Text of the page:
The Specialized Camber has been a popular and versatile short-travel trail bike for a number of years. Previously only available in a 29in wheel, 2016 sees the Camber range expand with 650b (27.5in) options, wholly redesigned frame designs and the addition of Auto-locked Brain suspension technology on higher-end models.
While the wheel size options seemingly expand the range, the longer travel ‘EVO’ choices are now gone.
Features of the new Camber
Borrowing a handful of design cues from the recently updated StumpJumper FSR range, the new Camber sits as the shorter travel and lighter weight sibling. The new 29er Camber gets a modest boost to its travel, now sitting at 120mm, while the 650b version accommodates the smaller wheels with 130mm front and rear.
The previous camber compared to the new 2016 version :
Old versus new
For 2016, the Camber’s geometry gets a slacker head angle, shorter chainstays and retains its already low bottom bracket height. For the 650b models, this means a 67.5 head angle, 420mm chainstays and 329mm bottom bracket height. While the 29er versions get a 68-degree head angle, 437mm chainstays and 335mm bottom bracket height.
Specialized has tweaked its FSR layout on the new Camber, mostly notably with a ‘Concentric Link FSR’ that directly connects the seat stay to the shock. This is said to create a lighter and stiffer design.
The top camber models are now equipped with a trail-specific brain for advanced pedaling efficiency :
The top Camber models now feature Brain technology
Perhaps the biggest news for the Camber is the addition of a brand-new ‘Position-Sensitive Micro Brain’ on the upper tier carbon models. The Brain, which provides a locked suspension platform until a bump from beneath activates the suspension isn’t new at all, but this trail-specific version is.
The key difference for this new Brain is that the auto-locking suspension only comes in play at the 25 per cent sag point. This means in the initial suspension stroke, the suspension is free to follow the terrain and should allow for preloading of the suspension off jumps and drops too.
With this, seated pedaling should be met with extremely efficient pedaling as the Brain becomes engaged, with large hits activating the suspension when needed.
First seen in the new stumpjumper fsr, the camber carbon models get the downtube storage swat door :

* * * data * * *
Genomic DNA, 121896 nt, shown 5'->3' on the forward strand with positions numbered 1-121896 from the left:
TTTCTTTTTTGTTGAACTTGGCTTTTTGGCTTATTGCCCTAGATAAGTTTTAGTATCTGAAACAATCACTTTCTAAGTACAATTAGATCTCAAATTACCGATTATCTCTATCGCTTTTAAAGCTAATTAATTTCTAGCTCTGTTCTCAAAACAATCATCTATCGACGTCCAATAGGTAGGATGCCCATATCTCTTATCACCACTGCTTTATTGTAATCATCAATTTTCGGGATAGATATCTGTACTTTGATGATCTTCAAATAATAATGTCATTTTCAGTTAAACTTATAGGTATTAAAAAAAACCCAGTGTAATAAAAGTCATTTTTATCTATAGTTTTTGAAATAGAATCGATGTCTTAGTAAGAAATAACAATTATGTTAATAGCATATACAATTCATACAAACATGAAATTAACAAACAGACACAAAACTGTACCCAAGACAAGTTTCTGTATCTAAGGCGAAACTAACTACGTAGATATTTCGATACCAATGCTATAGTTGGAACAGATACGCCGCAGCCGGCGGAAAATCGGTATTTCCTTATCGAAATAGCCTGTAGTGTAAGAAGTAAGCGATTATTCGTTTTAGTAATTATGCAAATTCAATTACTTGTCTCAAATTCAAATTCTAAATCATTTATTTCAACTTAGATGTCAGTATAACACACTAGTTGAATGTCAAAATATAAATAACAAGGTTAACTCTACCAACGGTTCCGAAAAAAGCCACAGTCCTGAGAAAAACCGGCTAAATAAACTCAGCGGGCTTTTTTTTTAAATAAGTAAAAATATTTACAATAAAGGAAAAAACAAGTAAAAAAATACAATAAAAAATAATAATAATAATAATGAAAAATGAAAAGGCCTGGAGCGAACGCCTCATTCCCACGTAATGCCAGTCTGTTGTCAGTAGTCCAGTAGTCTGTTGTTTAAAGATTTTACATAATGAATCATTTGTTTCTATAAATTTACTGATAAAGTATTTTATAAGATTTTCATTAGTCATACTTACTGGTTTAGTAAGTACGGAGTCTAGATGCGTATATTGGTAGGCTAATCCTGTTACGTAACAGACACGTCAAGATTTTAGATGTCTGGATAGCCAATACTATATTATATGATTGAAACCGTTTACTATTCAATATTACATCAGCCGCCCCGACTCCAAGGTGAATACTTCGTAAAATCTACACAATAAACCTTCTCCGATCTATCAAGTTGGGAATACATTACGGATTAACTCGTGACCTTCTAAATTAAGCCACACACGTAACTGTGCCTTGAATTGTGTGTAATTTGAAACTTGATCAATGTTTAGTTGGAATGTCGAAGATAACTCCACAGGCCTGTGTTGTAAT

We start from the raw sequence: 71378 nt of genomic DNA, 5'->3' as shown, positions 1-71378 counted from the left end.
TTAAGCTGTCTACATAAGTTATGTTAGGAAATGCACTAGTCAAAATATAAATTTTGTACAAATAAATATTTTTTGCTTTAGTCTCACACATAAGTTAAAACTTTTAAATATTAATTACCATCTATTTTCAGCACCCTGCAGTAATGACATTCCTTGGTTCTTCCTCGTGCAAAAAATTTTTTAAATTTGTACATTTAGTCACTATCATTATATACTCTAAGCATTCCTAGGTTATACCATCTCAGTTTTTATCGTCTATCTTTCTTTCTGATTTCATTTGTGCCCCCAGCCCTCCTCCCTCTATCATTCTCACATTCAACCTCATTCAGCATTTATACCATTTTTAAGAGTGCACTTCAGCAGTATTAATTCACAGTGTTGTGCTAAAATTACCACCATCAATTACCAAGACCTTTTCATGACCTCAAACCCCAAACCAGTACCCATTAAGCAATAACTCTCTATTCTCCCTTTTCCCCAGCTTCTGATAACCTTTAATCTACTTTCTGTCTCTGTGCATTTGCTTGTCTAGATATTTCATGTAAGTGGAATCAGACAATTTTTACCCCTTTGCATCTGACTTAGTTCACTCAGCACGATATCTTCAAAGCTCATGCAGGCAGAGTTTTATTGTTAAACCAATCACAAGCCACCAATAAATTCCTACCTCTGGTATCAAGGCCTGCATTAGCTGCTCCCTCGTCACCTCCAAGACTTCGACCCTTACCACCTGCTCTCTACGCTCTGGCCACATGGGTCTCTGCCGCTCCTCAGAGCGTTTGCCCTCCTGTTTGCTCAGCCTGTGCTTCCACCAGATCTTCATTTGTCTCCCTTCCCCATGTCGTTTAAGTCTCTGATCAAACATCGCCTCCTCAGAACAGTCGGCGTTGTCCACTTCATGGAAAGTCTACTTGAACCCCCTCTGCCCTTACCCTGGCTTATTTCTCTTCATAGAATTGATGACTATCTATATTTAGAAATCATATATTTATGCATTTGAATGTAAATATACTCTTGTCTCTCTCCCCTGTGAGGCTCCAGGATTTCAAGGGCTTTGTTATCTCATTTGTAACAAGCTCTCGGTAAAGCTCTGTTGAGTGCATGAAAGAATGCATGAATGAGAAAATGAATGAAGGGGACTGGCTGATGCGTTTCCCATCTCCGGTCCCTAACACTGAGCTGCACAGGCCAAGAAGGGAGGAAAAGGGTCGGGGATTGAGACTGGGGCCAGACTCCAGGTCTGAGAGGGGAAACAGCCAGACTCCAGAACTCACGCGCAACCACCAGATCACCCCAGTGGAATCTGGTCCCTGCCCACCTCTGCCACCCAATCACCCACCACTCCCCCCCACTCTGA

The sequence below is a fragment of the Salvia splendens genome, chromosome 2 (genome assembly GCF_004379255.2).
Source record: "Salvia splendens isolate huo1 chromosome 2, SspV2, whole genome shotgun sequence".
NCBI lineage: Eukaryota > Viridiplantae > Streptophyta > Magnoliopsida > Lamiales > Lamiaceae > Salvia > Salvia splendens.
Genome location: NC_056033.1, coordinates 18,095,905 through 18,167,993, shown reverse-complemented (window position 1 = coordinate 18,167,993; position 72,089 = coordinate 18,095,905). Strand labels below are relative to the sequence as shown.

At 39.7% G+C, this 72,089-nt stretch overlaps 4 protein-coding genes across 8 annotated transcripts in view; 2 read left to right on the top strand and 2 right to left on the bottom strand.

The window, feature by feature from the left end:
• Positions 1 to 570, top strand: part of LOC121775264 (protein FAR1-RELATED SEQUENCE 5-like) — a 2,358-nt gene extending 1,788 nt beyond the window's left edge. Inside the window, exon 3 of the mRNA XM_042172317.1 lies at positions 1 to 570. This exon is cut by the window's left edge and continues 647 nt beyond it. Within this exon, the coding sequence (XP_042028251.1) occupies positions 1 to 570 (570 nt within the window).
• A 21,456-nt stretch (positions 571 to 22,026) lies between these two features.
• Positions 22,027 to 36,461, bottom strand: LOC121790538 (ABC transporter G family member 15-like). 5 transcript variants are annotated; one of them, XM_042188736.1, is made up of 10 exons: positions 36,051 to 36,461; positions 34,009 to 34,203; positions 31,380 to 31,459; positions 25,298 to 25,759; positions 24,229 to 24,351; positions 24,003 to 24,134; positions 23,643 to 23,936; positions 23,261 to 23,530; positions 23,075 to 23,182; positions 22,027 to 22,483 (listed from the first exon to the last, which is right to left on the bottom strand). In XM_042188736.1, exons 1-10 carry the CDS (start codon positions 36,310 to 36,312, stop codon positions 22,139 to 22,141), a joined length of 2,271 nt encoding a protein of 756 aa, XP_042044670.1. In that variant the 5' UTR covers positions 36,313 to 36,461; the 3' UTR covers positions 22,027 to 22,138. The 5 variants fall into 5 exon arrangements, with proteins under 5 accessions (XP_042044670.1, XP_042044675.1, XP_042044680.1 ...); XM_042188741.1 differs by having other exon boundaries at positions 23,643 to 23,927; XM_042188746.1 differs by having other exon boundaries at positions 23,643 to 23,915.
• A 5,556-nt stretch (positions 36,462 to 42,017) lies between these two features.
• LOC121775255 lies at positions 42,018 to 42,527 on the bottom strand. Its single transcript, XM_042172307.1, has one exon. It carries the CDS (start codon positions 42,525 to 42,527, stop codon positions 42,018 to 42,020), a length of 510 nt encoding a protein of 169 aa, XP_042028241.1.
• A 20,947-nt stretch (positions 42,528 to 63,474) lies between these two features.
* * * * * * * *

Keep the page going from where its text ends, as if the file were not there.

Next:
It may seem like a gimmick, but we’re big fans of the new SWAT Door
Perhaps the most noticeably borrowed feature from the Stumpjumper FSR is the ‘SWAT Door’ for small item storage within the downtube of carbon-framed models. On most models, Specialized will include its SWAT tool wrap for organized and rattle-free storage of pumps, tubes, Co2 and other small accessories.
While most models are now setup stock with 1×11 gearing, Specialized will offer an optional Taco Blade front derailleur mount for those seeking a dual-ring setup.
The Camber Carbon range
For 2016, the Camber range is made up of six price points, with each model offering a 650b or 29er version to create a total of 12 models. A new Grom version adds a 13th model to the new range.
The s-works camber 29 is close to the previous camber evo in its geometry, but is a totally new bike in other aspects :
The S-Works Camber headlines the new range (29 pictured)
Sitting at the top of the range is the S-Works Camber with its full carbon ‘FACT 11m’ frame. Both the 650b and 29er versions come equipped with a RockShox RS-1 fork, a Kashima coat version of the FOX/Specialized Brain-equipped rear shock, SRAM XX1 gearing, Shimano XTR brakes and Roval Traverse SL carbon wheels with a 30mm internal rim width.
The rest of the carbon range, consisting of the Expert, Elite and Comp, features a carbon ‘FACT 9m’ carbon mainframe and an alloy M5 rear end.
Both the Expert and Elite models will offer the new Position-Sensitive Mini Brain equipped FOX/Specialized rear suspension and will use 34mm stanchioned FOX Performance forks.
The Comp Carbon models offer a simpler FOX Performance DPS rear shock without Brain technology. Up front, these models will feature the RockShox Revelation RC3 fork. The rolling stock is kept wide, with a 29mm internal width Roval wheelset.
All Camber carbon models feature Specialized’s new 10-position Command IRcc dropper post.
The 2016 camber 650b :
Pictured is the base-model Camber 650B
Keeping with the same geometry and wheel size options as the more expensive carbon siblings, the alloy-framed Camber Comp and Camber models introduce front derailleurs for double-ring shifting.
The Camber Comp will offer the same RockShox Revelation RC3 and FOX Performance DPS rear shock as the Camber Comp Carbon. While the base-model Camber will feature a RockShox Recon Silver fork (15mm thru-axle) and a custom X-Fusion 02 Pro RL rear shock.
For the little ones, there is the camber grom :
The Camber Grom
It seems the little ones haven’t been ignored either, with the introduction of the Camber Grom. Offering 130mm of travel out back and a shorter 110mm up front, the Grom comes stock with 24in wheels. Interestingly, the bike is designed to take 26in wheels in preparation for puberty, with the frame and fork using standard quick release dropouts for simpler conversion.
Up front sits a RockShox Recon Gold fork, while the rear suspension is handled by a FOX Float Performance DPS shock.
- S-Works Camber FSR Carbon 29in/650B US$9,800 / AU$12,999 / not available in the UK
- Camber FSR Expert Carbon 29in/650B US$7,300 / AU$8,799 / £4,500
- Camber FSR Elite Carbon 29in/650B US$6,200 / AU$7,799 / £4,000
- Camber FSR Comp Carbon 29in/650B US$3,800 / AU$5,799 / £3,000
- Camber FSR Comp 29in/650B US$2,500 / AU$3,499 / £2,000
- Camber FSR 29in/650B US$1,850 / AU$2,799 / £tbc
- Camber FSR Grom US$2,200 / $2,999 / not available in the UK
The 2016 specialized camber versus the 2016 specialized stumpjumper :
For many, the new Camber will further confuse the decision on whether to choose this or the new Stumpjumper FSR.